Tuesday, April 07, 2020

By John Shirley
AT the recent Ireland v Wales international rugby match at the Aviva, block 515, row K, seat number 5 was occupied by a very special Irish supporter. His name is Vincent Grogan from Kilmeany, Co Carlow.

Vincent Grogan has just celebrated his 90th birthday

Every single season for the past 74 years, Vincent has travelled to support the Irish rugby team in their home international games. His attendance record stretches all the way back to when he enjoyed his first international rugby experience in 1947.
His devotion to the game has embraced all three of Ireland’s Grand Slams and nine of Ireland’s 11 Triple Crowns.
Since 1947 he has attended all but two of the home internationals, spring or autumn games. In one case he was in bed with flu and the other was a match in Belfast in the late 1940s. At that time Ireland’s home International games alternated between Dublin and Belfast.
Including autumn international games and about half a dozen away games, Vincent reckons he has been pitchside for Ireland between 230 and 240 times.
Initially he attended international matches as a Dublin-based student but for the past seven decades he has travelled to games from his home in Carlow where he had his career with the Irish Sugar Company and where he donned the colours of the local Carlow rugby club.
The seeds of Vincent Grogan’s love affair with the game began in Blackrock College in Dublin. At the age of 10 this single child left his family home in Gort, Co Galway to travel to Willow Park “because my father’s first cousin was the bursar there”.
“That first year in boarding school was tough. Even travelling by train to Dublin from Gort in the 1940s took most of a day.”
However, life in boarding school became a lot more enjoyable when his prowess at rugby got him involved in Junior and Senior Cup-winning sides. At college Vincent played in the back row of the scrum but in Carlow, where his speed was a rare and valued asset, he was promoted to centre or full-back.
In 1957 Vincent played for Carlow in a drawn Towns Cup final. For provincial players, the Towns Cup may be the Holy Grail but in Vincent’s life a more pressing matter led to him missing the replay: his wedding and honeymoon intervened. Carlow went on to win the replay beating Mullingar 9-3 but his marriage to Betty continued for 60 years till she passed away in 2017.
And for those 60 years Betty shared in his passion for rugby and accompanied him on the international outings. She also shared in his interest and loyalty to Carlow rugby and even today Vincent is a regular at Carlow’s home matches at Oakpark. However even after 60-plus years, team-mates from that 1957 cup-winning team still rag him about being absent for the replay.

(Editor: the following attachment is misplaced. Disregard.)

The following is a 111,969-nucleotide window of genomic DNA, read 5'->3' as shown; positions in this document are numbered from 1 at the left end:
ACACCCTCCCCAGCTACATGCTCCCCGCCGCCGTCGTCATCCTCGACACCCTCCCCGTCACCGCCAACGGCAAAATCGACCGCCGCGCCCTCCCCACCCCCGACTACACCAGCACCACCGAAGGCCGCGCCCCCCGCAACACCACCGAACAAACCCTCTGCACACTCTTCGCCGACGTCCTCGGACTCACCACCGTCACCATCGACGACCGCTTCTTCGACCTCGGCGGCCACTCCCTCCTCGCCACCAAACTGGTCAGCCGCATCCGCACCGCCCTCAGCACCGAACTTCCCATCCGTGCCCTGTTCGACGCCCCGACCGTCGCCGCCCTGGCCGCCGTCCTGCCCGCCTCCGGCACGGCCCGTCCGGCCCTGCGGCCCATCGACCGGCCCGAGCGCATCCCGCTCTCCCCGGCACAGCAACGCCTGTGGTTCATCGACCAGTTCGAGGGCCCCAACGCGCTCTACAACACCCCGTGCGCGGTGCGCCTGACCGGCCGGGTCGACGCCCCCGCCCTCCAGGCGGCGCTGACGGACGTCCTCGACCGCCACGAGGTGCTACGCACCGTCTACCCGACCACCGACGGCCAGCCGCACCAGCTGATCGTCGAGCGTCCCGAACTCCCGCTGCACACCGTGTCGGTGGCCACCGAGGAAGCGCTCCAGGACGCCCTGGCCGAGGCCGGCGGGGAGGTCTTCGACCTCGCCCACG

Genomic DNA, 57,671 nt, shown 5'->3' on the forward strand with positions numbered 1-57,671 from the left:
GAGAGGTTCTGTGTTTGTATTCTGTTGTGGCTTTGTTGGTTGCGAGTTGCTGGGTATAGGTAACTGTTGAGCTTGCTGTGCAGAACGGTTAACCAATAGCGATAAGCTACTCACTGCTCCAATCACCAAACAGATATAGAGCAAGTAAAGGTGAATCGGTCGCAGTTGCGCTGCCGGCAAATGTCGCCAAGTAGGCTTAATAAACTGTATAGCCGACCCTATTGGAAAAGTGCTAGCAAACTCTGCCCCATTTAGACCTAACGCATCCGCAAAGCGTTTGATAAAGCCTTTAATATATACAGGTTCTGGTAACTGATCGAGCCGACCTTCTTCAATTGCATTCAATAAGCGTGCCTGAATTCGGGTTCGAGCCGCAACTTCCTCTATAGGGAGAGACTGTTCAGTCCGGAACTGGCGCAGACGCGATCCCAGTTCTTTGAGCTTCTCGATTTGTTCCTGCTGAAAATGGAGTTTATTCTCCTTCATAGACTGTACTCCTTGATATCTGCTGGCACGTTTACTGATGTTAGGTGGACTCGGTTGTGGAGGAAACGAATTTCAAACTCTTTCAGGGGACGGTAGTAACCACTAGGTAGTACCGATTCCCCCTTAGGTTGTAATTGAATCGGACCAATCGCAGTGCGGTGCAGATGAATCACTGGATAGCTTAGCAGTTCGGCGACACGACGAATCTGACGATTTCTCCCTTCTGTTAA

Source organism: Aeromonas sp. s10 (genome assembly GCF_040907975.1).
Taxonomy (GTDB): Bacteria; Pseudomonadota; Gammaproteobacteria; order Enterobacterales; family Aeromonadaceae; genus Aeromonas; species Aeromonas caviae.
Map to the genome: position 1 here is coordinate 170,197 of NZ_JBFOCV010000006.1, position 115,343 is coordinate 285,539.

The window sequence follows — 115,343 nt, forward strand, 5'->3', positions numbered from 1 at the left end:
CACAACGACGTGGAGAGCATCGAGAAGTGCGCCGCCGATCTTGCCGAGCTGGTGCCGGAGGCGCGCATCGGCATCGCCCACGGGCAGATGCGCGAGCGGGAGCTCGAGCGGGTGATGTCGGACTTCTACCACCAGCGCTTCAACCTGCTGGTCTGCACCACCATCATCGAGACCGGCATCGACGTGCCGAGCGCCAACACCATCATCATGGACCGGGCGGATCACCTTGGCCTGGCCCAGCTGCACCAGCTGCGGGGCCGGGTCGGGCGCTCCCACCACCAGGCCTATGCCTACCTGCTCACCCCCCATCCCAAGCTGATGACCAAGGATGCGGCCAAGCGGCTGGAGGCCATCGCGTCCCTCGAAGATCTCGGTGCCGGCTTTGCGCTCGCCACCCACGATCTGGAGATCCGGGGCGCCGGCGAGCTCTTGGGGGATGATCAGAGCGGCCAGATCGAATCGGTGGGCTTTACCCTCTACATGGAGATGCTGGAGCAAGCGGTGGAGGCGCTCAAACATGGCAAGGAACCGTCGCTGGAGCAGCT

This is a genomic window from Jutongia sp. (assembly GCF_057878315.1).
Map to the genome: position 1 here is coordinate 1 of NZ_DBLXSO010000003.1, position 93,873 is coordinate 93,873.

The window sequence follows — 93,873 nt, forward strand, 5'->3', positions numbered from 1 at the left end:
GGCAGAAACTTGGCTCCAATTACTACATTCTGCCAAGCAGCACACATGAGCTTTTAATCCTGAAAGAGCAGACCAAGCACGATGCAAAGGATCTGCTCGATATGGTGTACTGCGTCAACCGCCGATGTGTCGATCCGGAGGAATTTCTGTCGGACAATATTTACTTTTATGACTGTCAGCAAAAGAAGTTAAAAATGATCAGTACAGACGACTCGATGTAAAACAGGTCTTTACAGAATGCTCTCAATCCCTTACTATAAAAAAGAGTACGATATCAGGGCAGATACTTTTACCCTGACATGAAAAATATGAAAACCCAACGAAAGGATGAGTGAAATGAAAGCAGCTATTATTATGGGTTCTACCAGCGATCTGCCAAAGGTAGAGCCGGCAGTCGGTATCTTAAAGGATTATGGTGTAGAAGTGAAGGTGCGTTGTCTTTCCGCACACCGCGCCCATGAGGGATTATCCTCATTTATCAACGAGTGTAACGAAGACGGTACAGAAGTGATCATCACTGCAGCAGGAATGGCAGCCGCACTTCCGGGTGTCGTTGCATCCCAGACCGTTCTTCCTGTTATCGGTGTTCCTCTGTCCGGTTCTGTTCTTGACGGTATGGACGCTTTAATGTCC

Alongside rugby, Vincent was rising through the ranks with the Irish Sugar Company. “The 1970s was an exciting time for beet growing in Ireland as we welcomed the introduction of monogerm seed and specialist weed control sprays which cut a lot of labour from the crop,” he says.
This beet scientist abhorred the loss of the sugar growing and processing in Carlow. So much so that a couple of years ago he was part of a group that tried to resurrect the sugar beet industry for Ireland and for Carlow.
However he now believes that Brexit has delivered the final blow to any comeback for the beet crop.
For an Irish rugby international, Vincent Grogan’s matchday routine includes driving to the capital, a feat he still practises despite touching 90 years old.
What changes has he observed over the decades of watching the game of rugby?
“Today the game is a lot more professional. Management is a lot more switched on. There’s a lot more emphasis on training. Rule changes such as increasing the value of the try and allowing lifting in the lineouts are all positive.”
The buzz and excitement that Vincent gets from watching the men in green has not waned but some games stand out above all others.
“In 1964 I was in Twickenham when Ireland beat England 18-5. This was Mick Gibson’s first game for Ireland and we hadn’t won in England since the Grand Slam of 1948. Another absolute thrill was the 2007 game against England in Croke Park when Ireland romped home by 43-13.”
When Vincent Grogan was asked to name an Irish team populated with the greatest players he had watched he came up with the 15 names below.
“Some players such as Gibson, O’Driscoll, O’Connell, Kyle and McBride were easy to pick. In other positions you could argue and have a choice of candidates.”
Over the three quarters of a century of watching matches, Vincent has kept most of the match day tickets and programmes. “They are still on top of a press at home but I plan to go through them and put them in some sort of order and do some research on them.”
Along with former Carlow team-mate and rugby enthusiast Tommy Doyle, Vincent has compared the player profiles in very old matchday programmes with today’s. What has stood out is the size and weight of the modern rugby player versus his counterpart of 70 years ago. The comparisons are showing that today’s international players are on average 3.5 inches (9cm) taller and 3.5 stone (22kg) heavier.
So when Vincent attends matches today he gets to see a lot more rugby beefiness and heavy hitting for his entrance fee than he did when he set out to watch his first international 74 years ago.

Vincent Grogan’s Best Ireland XV: 15 George Norton; 14 Shane Horgan, 13 Brian O’Driscoll, 12 Michael Gibson, 11 Simon Geoghegan; 10 Jack Kyle, 9 Peter Stringer; 1 Cian Healy, 2 Karl Mullen (capt), 3 Tadgh Furlong, 4 Willie John McBride, 5 Paul O’Connell, 6 Fergus Slattery, 7 Jim McCarthy, 8 Willie Duggan.

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